Washington, D.C. – U.S. Senators Ron Wyden, D-Ore., and Bernie Sanders, I-Vt., today released the following statement regarding the completion of the Pentagon’s second financial audit:
“The Pentagon has just completed its second full financial audit and the results look a lot like a Sergio Leone western: there’s some good, some bad, and some ugly.
“The good news is that the Pentagon was able to complete an audit for the second year in a row. We give David Norquist credit for putting the Department of Defense (DOD) under audit as comptroller and for sustaining that effort after his promotion to deputy secretary. We also appreciate that the scope of this audit was broader and deeper than last year, meaning auditors are delving deeper into DOD’s books.
“The bad news is that auditors identified 1,300 new Notices, Findings, and Recommendations (NFRs), or issues for the Department to address through corrective action plans. And if 1,300 sounds like a big number, that’s in addition to the roughly 1,900 outstanding NFRs from the previous audit. About half of these NFRs relate to outdated financial IT and management systems, some from the 1960s and 70s.
“Which brings us to the ugly: the number of material weaknesses, or significant problems—what we sometimes call ‘show-stoppers’—rose from 20 last year to 25. These material weakness have names like ‘real property’ and ‘universe of transactions,’ which are fancy ways to saying that the Pentagon doesn’t know all the buildings it owns or where they’re located and still can’t tell the American people everything it buys with their money.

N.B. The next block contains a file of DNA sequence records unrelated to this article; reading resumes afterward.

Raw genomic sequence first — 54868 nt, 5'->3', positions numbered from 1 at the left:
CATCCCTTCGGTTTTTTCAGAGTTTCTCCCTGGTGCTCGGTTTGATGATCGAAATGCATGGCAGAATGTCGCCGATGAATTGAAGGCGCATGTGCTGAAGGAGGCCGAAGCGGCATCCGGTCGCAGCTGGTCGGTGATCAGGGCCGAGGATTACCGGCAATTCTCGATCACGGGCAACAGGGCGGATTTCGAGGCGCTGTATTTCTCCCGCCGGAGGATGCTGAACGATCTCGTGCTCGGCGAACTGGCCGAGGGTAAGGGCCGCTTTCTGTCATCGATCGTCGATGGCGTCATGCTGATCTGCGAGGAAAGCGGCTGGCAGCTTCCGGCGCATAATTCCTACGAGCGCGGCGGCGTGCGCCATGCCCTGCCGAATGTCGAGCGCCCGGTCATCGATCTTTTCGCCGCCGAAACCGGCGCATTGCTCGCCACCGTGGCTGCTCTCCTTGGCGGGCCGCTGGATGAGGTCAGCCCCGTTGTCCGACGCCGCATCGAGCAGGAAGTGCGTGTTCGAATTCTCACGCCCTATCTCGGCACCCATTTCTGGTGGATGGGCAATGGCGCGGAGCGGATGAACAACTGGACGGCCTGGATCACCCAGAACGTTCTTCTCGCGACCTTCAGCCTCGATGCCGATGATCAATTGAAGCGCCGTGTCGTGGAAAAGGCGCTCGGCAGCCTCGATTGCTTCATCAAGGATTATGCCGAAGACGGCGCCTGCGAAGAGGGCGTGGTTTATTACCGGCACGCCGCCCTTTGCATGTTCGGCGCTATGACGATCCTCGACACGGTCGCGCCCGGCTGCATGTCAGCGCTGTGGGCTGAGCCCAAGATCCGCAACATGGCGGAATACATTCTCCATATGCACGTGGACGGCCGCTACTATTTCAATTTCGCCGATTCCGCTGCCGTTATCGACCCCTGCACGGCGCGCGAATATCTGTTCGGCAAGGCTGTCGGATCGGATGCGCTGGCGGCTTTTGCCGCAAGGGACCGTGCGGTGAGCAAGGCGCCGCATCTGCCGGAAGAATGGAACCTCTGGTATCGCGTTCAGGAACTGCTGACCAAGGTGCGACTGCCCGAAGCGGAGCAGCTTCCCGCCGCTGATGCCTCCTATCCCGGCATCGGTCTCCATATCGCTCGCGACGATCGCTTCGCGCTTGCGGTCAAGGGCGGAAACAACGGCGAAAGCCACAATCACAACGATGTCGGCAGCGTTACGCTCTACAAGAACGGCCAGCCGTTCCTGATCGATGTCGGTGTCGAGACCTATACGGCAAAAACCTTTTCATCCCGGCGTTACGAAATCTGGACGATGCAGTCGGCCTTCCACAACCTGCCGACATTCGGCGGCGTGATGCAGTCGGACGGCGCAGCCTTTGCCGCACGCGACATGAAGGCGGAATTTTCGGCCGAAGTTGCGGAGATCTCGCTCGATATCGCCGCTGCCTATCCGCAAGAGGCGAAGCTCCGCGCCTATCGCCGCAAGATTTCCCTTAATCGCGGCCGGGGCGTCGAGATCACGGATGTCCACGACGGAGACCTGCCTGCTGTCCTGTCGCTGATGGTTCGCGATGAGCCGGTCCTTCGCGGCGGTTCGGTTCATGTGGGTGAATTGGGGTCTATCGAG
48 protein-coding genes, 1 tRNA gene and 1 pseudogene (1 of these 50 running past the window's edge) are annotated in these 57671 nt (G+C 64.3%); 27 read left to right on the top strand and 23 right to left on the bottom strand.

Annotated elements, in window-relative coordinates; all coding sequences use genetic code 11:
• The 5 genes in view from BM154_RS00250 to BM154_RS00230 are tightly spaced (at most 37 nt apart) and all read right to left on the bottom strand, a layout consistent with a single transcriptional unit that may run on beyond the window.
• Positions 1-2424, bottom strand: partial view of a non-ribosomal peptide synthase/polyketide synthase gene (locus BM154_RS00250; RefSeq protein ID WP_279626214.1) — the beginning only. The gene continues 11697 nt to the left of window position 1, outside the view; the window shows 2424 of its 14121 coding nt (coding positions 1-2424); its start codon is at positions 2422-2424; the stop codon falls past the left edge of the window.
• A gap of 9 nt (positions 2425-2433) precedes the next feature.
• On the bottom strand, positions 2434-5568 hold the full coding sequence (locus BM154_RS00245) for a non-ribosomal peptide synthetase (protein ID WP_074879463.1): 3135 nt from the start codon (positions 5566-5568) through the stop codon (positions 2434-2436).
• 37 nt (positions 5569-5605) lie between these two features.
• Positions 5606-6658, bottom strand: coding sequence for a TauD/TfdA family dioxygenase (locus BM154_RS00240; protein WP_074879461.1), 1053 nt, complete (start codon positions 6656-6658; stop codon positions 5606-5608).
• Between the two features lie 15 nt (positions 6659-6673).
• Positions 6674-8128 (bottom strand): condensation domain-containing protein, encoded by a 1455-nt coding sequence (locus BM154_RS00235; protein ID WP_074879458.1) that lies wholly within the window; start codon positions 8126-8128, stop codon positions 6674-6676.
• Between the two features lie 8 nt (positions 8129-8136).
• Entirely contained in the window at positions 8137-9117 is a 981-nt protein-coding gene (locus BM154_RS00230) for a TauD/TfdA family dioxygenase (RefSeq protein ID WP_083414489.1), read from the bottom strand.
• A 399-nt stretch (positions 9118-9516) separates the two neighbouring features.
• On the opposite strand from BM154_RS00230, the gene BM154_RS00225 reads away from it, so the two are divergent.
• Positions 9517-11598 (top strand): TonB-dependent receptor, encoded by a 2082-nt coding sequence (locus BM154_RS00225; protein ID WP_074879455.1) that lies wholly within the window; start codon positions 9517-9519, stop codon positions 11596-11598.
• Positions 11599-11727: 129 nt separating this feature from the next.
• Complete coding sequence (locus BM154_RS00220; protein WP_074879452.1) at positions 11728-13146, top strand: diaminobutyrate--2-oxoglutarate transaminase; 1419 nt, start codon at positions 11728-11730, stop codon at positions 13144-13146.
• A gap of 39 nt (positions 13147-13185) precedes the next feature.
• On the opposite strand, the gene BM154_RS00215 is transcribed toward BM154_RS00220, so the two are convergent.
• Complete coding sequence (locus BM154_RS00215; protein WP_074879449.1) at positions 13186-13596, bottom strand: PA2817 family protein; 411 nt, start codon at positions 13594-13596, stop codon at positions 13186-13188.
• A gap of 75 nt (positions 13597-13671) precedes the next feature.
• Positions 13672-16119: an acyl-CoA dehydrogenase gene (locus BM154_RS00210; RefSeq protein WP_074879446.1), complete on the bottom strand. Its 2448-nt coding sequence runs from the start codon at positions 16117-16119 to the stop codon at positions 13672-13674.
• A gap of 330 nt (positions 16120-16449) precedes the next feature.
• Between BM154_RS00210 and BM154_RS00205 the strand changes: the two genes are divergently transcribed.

“We never expected the DOD to go from unauditable to clean audits in two years; it took the smaller Department of Homeland Security a decade. But that doesn’t mean the Pentagon shouldn’t be doing more. For starters, DOD isn’t moving quickly enough in our estimation to consolidate and update legacy systems, which is a big drag on the overall audit effort. If DOD has a strategy for this, it’s surely one of the best kept secrets in Washington. We also want to see the Department focus less on the low-hanging fruit and more on reducing the number of material weaknesses, which would have a greater impact on DOD’s overall financial management.”
Wyden and Sanders have been urging the Pentagon to conduct audits for years, including cosponsoring the Audit the Pentagon Act of 2015. In 2017, the Pentagon announced the agency would begin to conduct yearly agency-wide financial audits beginning in 2018.